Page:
Brad Paisley and rapper LL Cool J have just released a new country duet called “Accidental Racist.” It’s caused quite a lot of buzz, with some saying it’s “a model for exactly how not to start [a] conversation” about racism in America.
Yes and no.
I think Paisley’s heart was in the right place, but some of the song might miss the mark. But not all of it, or even most of it. Let’s discuss (and try not to kill each other in so doing).
I just read through all the lyrics. And suggest you do too, before reading any more about this topic. It’s a nice song. Paisley is clearly trying to do something good here. Whether he accomplishes it, is another question.
The song assumes we only judge southerners by their past, and not their present
The biggest problem with the song is that it seems to suggest that all the problems are in the past, and that southerners are being judged for the sins of their fathers.
Yes, and no. First, here’s a good explanation of what’s wrong with the song from a guy named Conscious on YouTube:
I think it was a poor song. I think the sentiments relayed are relatable to a whole lot of people. I feel if Brad Paisley is being genuine, it’s brave of him to sing such a song considering his constituents. There are a few lines that are very powerful. I think LL Cool J’s verse was wack but still it expressed some real issues. This type of song is in no way new. I think seeing as we’re in this made up ‘post-racial’ America this song is regarded as tremendously terrible not because of how bad it is song-wise but by how it’s speaking on something that hasn’t changed in America.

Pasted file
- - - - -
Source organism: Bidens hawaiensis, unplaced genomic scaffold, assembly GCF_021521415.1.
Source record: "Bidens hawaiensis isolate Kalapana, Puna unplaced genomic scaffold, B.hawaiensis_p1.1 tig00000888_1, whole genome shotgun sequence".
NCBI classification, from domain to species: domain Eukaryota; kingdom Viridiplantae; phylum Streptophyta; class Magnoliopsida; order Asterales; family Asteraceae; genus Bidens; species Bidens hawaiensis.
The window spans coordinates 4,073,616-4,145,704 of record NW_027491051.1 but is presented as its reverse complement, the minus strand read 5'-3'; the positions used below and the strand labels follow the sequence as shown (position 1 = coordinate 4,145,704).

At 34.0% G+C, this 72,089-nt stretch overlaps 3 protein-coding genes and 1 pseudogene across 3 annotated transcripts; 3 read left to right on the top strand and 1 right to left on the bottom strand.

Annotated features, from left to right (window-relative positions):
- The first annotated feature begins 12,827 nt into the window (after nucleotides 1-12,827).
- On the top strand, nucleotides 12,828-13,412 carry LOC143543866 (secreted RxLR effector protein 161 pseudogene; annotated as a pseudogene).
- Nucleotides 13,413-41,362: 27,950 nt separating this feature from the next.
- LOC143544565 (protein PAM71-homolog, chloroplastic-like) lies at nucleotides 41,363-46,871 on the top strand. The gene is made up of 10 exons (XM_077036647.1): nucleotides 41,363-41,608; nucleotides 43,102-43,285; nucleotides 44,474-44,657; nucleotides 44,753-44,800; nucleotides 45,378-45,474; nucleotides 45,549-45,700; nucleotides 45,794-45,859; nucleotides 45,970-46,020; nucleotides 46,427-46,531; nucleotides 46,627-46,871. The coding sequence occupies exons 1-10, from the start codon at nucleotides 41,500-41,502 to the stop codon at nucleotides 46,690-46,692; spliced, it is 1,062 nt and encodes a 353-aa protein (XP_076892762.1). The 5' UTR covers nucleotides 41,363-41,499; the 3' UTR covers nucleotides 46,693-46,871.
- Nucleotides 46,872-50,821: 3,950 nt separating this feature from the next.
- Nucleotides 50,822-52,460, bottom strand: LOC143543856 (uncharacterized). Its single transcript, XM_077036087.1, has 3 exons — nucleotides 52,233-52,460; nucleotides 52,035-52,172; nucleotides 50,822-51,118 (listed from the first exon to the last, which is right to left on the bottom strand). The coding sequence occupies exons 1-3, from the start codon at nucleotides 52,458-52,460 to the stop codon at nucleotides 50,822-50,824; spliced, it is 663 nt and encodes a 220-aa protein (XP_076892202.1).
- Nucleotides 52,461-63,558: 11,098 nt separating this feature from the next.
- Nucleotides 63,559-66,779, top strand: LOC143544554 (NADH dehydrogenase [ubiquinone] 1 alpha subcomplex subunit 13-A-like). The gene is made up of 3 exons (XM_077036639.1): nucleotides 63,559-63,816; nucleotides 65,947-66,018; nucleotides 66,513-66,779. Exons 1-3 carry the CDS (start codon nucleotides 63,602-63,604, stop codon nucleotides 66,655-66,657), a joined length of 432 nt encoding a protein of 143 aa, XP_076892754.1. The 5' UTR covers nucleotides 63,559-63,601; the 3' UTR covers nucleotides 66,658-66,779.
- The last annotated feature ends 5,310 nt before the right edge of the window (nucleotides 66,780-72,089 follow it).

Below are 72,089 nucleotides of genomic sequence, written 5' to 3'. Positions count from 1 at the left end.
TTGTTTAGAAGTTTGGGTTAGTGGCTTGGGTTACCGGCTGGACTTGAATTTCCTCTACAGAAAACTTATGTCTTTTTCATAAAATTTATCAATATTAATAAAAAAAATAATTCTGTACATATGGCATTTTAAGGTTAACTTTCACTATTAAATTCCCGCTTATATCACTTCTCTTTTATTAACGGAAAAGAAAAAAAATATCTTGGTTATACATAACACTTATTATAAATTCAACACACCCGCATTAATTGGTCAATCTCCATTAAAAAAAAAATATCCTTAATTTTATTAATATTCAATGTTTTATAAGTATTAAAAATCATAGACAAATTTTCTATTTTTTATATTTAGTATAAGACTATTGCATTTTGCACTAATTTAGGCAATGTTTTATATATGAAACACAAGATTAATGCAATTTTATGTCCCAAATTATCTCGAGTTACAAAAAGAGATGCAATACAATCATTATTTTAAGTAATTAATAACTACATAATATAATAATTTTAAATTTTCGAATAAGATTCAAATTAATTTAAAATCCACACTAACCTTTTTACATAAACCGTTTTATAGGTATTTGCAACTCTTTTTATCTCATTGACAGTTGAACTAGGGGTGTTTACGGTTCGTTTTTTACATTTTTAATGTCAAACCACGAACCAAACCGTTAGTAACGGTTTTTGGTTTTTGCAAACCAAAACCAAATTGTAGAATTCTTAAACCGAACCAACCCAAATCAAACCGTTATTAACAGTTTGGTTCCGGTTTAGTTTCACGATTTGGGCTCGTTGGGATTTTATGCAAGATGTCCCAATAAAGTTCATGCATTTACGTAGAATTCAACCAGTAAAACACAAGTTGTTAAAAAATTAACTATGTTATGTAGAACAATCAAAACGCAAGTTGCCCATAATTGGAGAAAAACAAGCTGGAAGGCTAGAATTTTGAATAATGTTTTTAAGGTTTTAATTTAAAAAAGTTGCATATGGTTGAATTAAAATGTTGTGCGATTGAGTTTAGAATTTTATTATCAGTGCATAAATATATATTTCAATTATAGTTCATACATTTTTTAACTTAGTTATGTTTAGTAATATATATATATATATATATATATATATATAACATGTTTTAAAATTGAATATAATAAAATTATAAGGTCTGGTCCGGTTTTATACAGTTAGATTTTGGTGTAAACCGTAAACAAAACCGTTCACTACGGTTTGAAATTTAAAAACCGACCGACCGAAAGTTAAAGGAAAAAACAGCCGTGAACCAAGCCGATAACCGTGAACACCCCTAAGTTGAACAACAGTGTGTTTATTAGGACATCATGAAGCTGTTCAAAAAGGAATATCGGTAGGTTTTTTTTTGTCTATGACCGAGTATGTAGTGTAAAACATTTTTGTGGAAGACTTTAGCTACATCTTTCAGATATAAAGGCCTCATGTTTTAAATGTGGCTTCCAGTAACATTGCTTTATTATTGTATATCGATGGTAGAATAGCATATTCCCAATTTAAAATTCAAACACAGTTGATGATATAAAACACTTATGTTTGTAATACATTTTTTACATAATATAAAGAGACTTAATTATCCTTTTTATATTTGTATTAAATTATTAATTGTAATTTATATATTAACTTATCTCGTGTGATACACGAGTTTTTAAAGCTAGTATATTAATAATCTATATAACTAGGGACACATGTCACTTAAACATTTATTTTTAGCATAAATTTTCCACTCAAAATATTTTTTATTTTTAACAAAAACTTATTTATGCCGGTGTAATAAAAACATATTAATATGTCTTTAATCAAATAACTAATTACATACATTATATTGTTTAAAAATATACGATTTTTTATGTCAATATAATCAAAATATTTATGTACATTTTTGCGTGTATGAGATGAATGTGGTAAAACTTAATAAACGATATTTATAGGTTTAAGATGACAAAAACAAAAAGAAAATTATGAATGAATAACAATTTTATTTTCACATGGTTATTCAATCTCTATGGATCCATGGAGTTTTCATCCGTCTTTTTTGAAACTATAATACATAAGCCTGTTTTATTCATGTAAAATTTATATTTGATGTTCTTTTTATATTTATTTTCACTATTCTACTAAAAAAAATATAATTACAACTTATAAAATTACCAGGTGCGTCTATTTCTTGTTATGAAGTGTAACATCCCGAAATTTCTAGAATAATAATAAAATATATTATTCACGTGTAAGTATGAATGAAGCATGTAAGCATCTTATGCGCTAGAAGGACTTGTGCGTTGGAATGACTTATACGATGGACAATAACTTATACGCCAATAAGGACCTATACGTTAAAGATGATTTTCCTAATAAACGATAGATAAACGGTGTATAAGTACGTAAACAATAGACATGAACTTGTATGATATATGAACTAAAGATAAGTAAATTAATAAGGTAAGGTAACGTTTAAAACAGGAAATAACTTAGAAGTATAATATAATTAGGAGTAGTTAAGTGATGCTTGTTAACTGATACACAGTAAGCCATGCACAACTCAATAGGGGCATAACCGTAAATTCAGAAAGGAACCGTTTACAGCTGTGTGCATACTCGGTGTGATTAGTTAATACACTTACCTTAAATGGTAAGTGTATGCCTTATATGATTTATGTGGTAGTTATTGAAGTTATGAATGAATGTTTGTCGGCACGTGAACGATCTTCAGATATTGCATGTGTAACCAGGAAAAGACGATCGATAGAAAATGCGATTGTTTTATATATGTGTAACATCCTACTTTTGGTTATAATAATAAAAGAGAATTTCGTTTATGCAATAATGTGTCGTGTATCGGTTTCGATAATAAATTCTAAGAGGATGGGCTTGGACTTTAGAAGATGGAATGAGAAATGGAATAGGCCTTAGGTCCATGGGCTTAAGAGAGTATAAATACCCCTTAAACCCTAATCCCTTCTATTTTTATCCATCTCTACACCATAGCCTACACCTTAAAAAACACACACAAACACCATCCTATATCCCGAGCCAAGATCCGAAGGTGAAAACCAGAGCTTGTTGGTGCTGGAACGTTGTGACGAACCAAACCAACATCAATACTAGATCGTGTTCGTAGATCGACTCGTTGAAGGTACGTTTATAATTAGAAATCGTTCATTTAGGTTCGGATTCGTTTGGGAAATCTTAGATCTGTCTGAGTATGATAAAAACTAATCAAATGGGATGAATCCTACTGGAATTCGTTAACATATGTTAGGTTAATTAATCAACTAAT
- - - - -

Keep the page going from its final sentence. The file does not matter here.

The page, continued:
I’ll be the first to admit that, growing up in Chicago, I never gave two licks about the South. I had studied the Civil War, and the civil rights era, in my high school history class, and that’s about as close to either issue that I ever got. Then I moved to DC, at the age of 21, and about eight years after that started working on gay rights issue, and started learning more about the South, past and present. And my image of the region started to sink. And not because of its history, but because of its present.
Sadly, there’s still too much bigotry in the South
Stories like this – about four teenage girls in Georgia trying to throw the first inter-racial prom in their high school’s history – both give me hope, and make me extremely sad.
While it’s great the girls, two white and two black, have the gumption to do this, what the heck are we doing having whites-only college dances in the year 2013? I didn’t even know high schools did such things any more. And the fact that the high school wasn’t made a laughing stock in Georgia, and its sports teams boycotted across the state, and civil rights activists didn’t shut the school down, makes me less hopeful about real change ever fully coming to the South.
So, yeah, we do judge all southerners by things they weren’t responsible for. And sometimes it’s unfair (perhaps a lot of times). So Paisley raises a fair point, especially for those southerners like him, who seem to “get it.”